Boiler Temperature Gauge and Boiler Pressure Gauge
Instrumentation on a boiler is very important to help trained personnel evaluate boiler performance. Most of this data is provided by temperature and pressure gauges.
Pressure gauges are used to determine:
- Steam Pressure
- Feedwater Pressure
- Oil Pressure
- Gas Pressure
- Draft Pressure
- Boiler temperature gauges
Pressure may be recorded as gauge pressure or as absolute pressure. Gauge pressure is the pressure above that of the atmosphere. Absolute pressure is the pressure above zero pressure, equal to gauge pressure plus the atmospheric pressure. At sea level, atmospheric pressure is 14.7 psi.
Pressure gauges include many pressure measurement devices including bellows, Bourdon tubes, capsule elements and diaphragm element gages; detailed form for analog or needle dial face gauges.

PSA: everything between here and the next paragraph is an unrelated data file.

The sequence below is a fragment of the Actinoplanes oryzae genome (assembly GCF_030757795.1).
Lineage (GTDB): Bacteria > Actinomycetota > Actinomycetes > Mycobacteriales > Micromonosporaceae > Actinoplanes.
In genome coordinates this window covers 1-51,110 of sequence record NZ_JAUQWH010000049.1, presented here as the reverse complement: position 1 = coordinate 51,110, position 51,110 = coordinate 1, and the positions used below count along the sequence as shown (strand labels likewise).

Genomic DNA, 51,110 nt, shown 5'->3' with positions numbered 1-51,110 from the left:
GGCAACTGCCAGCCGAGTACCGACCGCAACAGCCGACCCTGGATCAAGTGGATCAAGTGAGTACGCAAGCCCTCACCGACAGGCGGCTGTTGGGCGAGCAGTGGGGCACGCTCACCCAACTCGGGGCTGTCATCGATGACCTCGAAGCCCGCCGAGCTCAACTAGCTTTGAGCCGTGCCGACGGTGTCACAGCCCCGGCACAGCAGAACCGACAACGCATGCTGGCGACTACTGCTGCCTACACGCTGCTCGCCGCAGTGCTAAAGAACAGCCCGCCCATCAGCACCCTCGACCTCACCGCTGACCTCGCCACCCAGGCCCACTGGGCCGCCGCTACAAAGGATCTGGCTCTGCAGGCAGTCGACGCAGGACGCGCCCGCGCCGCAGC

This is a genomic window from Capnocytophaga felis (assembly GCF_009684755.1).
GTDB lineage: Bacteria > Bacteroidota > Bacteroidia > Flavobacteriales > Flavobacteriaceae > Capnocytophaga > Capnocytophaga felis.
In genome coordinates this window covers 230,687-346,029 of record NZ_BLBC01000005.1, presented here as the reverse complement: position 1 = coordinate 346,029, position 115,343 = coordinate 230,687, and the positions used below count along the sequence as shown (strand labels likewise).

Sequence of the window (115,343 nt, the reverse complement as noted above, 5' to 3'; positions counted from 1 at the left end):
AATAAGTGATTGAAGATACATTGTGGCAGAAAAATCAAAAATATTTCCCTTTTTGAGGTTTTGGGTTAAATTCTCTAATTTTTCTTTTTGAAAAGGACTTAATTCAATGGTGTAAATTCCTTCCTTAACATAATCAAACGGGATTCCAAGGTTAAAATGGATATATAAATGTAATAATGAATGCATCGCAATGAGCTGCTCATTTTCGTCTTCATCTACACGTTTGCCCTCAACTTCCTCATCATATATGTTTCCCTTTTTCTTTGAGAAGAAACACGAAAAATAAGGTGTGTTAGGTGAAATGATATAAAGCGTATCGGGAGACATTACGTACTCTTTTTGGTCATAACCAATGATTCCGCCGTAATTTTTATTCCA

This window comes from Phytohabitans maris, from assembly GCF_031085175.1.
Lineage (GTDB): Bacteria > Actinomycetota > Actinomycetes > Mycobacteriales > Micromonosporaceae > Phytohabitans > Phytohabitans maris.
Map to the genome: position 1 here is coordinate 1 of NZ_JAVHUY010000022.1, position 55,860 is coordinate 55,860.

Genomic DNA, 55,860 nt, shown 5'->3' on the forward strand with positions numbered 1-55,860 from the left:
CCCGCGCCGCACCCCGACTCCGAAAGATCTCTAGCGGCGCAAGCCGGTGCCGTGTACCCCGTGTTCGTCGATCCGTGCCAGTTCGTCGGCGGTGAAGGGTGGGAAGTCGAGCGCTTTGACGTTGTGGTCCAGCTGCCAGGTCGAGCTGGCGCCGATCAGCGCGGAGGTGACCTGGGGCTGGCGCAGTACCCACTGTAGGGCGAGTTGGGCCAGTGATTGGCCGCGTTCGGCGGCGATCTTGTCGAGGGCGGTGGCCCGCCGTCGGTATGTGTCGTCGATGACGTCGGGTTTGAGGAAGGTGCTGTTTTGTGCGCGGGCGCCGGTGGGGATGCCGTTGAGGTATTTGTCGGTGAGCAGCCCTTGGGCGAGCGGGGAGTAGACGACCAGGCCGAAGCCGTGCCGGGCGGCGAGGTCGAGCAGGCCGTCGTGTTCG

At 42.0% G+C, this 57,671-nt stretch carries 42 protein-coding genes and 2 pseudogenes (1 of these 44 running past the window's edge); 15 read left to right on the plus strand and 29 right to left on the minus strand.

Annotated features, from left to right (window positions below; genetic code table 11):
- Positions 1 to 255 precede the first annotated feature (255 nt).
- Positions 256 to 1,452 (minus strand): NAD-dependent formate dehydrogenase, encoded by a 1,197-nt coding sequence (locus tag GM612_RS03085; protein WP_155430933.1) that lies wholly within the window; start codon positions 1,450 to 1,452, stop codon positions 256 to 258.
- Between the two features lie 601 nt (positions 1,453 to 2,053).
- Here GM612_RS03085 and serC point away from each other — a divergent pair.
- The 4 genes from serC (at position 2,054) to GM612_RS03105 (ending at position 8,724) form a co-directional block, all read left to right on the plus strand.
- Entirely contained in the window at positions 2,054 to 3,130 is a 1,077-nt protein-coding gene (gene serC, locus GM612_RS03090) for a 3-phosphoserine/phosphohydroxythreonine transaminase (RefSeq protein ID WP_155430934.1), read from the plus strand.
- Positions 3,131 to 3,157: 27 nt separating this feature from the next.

Temperature Gauges are used to determine:
- Feedwater Temperature
- Oil Temperature
- Water Temperature
- Flue Gas Temperature
- Temperature can be reported as degrees Fahrenheit, degree Centigrade or as Absolute temperature.
- To convert from Fahrenheit to absolute temperature use the following formula:
oFa = oF + 459.7
To convert from Centigrade to Absolute Temperature you would use the following formula:
oCa =oC + 273
Temperature gauges can be classified as either mechanical in design or electronic. Mechanical temperature gauges include bi-metallic or filled system design. A bi-metallic thermometer uses two dissimilar metals joined together. Since these metals are not the same their co-efficient of expansion will be different allowing the composite metal strip to bend in the direction of the metal with the lower co-efficient. This is predicable and repeatable and therefore can be scaled. Bi-metal temperature gauges are inexpensive and are commonly used in boiler applications.
Filled system thermometers utilize an expandable liquid or, in some cases, a gas that are sealed hermetically within an enclosure. As heat is added or taken away the gas or liquid will expand or contract causing a tube to stretch or contract over a scale. This type of system is commonly used for switch activation.